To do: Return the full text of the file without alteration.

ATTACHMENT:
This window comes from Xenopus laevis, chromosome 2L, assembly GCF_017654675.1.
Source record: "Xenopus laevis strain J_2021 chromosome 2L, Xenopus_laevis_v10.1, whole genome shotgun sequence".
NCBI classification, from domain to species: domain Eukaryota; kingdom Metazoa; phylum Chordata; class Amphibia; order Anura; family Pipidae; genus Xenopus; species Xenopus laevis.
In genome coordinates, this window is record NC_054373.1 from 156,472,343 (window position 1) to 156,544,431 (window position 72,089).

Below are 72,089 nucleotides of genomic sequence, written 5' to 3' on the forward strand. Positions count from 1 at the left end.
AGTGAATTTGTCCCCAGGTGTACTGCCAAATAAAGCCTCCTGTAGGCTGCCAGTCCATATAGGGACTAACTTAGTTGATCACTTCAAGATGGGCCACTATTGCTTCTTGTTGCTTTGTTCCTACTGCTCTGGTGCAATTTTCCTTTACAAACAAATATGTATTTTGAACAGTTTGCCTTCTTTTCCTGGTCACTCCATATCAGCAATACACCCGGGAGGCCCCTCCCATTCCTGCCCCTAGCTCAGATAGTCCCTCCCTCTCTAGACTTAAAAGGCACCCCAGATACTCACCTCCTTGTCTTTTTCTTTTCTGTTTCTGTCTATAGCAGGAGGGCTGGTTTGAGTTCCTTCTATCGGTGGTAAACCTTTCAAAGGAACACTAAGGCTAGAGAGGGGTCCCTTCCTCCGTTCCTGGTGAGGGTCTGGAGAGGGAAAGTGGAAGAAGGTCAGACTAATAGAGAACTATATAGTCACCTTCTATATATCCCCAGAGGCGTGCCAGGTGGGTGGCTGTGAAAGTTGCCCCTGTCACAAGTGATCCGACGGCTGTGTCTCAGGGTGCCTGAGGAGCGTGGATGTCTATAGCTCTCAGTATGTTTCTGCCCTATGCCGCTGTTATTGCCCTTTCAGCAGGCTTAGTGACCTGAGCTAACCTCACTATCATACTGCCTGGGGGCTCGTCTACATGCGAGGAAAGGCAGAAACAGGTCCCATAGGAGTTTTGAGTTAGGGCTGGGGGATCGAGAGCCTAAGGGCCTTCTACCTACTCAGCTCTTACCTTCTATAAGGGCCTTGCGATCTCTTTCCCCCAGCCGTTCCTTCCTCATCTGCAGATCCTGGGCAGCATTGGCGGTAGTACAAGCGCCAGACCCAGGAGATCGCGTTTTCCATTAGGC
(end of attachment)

This window comes from Xenopus laevis, chromosome 2L, assembly GCF_017654675.1.
Source record: "Xenopus laevis strain J_2021 chromosome 2L, Xenopus_laevis_v10.1, whole genome shotgun sequence".
NCBI classification, from domain to species: domain Eukaryota; kingdom Metazoa; phylum Chordata; class Amphibia; order Anura; family Pipidae; genus Xenopus; species Xenopus laevis.
In genome coordinates, this window is record NC_054373.1 from 156,472,343 (window position 1) to 156,544,431 (window position 72,089).

Below are 72,089 nucleotides of genomic sequence, written 5' to 3' on the forward strand. Positions count from 1 at the left end.
AGTGAATTTGTCCCCAGGTGTACTGCCAAATAAAGCCTCCTGTAGGCTGCCAGTCCATATAGGGACTAACTTAGTTGATCACTTCAAGATGGGCCACTATTGCTTCTTGTTGCTTTGTTCCTACTGCTCTGGTGCAATTTTCCTTTACAAACAAATATGTATTTTGAACAGTTTGCCTTCTTTTCCTGGTCACTCCATATCAGCAATACACCCGGGAGGCCCCTCCCATTCCTGCCCCTAGCTCAGATAGTCCCTCCCTCTCTAGACTTAAAAGGCACCCCAGATACTCACCTCCTTGTCTTTTTCTTTTCTGTTTCTGTCTATAGCAGGAGGGCTGGTTTGAGTTCCTTCTATCGGTGGTAAACCTTTCAAAGGAACACTAAGGCTAGAGAGGGGTCCCTTCCTCCGTTCCTGGTGAGGGTCTGGAGAGGGAAAGTGGAAGAAGGTCAGACTAATAGAGAACTATATAGTCACCTTCTATATATCCCCAGAGGCGTGCCAGGTGGGTGGCTGTGAAAGTTGCCCCTGTCACAAGTGATCCGACGGCTGTGTCTCAGGGTGCCTGAGGAGCGTGGATGTCTATAGCTCTCAGTATGTTTCTGCCCTATGCCGCTGTTATTGCCCTTTCAGCAGGCTTAGTGACCTGAGCTAACCTCACTATCATACTGCCTGGGGGCTCGTCTACATGCGAGGAAAGGCAGAAACAGGTCCCATAGGAGTTTTGAGTTAGGGCTGGGGGATCGAGAGCCTAAGGGCCTTCTACCTACTCAGCTCTTACCTTCTATAAGGGCCTTGCGATCTCTTTCCCCCAGCCGTTCCTTCCTCATCTGCAGATCCTGGGCAGCATTGGCGGTAGTACAAGCGCCAGACCCAGGAGATCGCGTTTTCCATTAGGC